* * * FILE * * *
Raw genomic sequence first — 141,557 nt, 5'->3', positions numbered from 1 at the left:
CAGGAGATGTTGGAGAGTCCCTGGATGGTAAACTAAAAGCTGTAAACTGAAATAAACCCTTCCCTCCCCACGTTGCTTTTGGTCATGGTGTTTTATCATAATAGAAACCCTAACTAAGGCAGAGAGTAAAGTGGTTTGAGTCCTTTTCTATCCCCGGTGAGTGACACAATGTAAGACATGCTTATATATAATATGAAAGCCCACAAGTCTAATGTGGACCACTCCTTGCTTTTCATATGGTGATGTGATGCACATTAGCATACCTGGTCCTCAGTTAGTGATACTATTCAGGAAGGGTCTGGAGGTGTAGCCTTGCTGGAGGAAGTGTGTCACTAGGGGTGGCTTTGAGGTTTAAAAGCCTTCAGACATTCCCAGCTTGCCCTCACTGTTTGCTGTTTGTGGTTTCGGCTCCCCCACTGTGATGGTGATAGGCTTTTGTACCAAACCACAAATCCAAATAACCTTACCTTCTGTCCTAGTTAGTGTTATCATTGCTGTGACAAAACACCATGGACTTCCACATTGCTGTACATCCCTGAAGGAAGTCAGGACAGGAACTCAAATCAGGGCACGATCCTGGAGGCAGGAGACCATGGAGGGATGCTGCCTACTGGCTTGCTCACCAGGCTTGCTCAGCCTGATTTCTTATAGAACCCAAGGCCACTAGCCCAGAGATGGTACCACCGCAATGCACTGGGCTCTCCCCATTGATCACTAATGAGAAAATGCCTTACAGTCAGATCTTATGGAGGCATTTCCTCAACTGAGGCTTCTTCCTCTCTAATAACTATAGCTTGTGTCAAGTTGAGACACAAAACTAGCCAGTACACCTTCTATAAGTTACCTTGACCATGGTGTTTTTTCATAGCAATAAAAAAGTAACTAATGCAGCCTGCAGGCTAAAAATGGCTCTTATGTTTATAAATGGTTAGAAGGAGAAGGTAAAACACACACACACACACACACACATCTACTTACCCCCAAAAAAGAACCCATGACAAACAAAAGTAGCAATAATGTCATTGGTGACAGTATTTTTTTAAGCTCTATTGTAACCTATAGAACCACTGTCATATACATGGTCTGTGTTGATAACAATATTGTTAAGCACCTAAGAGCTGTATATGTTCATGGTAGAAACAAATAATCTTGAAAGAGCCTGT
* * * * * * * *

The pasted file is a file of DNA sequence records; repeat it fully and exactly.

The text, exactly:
Raw genomic sequence first — 141,557 nt, 5'->3', positions numbered from 1 at the left:
CAGGAGATGTTGGAGAGTCCCTGGATGGTAAACTAAAAGCTGTAAACTGAAATAAACCCTTCCCTCCCCACGTTGCTTTTGGTCATGGTGTTTTATCATAATAGAAACCCTAACTAAGGCAGAGAGTAAAGTGGTTTGAGTCCTTTTCTATCCCCGGTGAGTGACACAATGTAAGACATGCTTATATATAATATGAAAGCCCACAAGTCTAATGTGGACCACTCCTTGCTTTTCATATGGTGATGTGATGCACATTAGCATACCTGGTCCTCAGTTAGTGATACTATTCAGGAAGGGTCTGGAGGTGTAGCCTTGCTGGAGGAAGTGTGTCACTAGGGGTGGCTTTGAGGTTTAAAAGCCTTCAGACATTCCCAGCTTGCCCTCACTGTTTGCTGTTTGTGGTTTCGGCTCCCCCACTGTGATGGTGATAGGCTTTTGTACCAAACCACAAATCCAAATAACCTTACCTTCTGTCCTAGTTAGTGTTATCATTGCTGTGACAAAACACCATGGACTTCCACATTGCTGTACATCCCTGAAGGAAGTCAGGACAGGAACTCAAATCAGGGCACGATCCTGGAGGCAGGAGACCATGGAGGGATGCTGCCTACTGGCTTGCTCACCAGGCTTGCTCAGCCTGATTTCTTATAGAACCCAAGGCCACTAGCCCAGAGATGGTACCACCGCAATGCACTGGGCTCTCCCCATTGATCACTAATGAGAAAATGCCTTACAGTCAGATCTTATGGAGGCATTTCCTCAACTGAGGCTTCTTCCTCTCTAATAACTATAGCTTGTGTCAAGTTGAGACACAAAACTAGCCAGTACACCTTCTATAAGTTACCTTGACCATGGTGTTTTTTCATAGCAATAAAAAAGTAACTAATGCAGCCTGCAGGCTAAAAATGGCTCTTATGTTTATAAATGGTTAGAAGGAGAAGGTAAAACACACACACACACACACACACATCTACTTACCCCCAAAAAAGAACCCATGACAAACAAAAGTAGCAATAATGTCATTGGTGACAGTATTTTTTTAAGCTCTATTGTAACCTATAGAACCACTGTCATATACATGGTCTGTGTTGATAACAATATTGTTAAGCACCTAAGAGCTGTATATGTTCATGGTAGAAACAAATAATCTTGAAAGAGCCTGT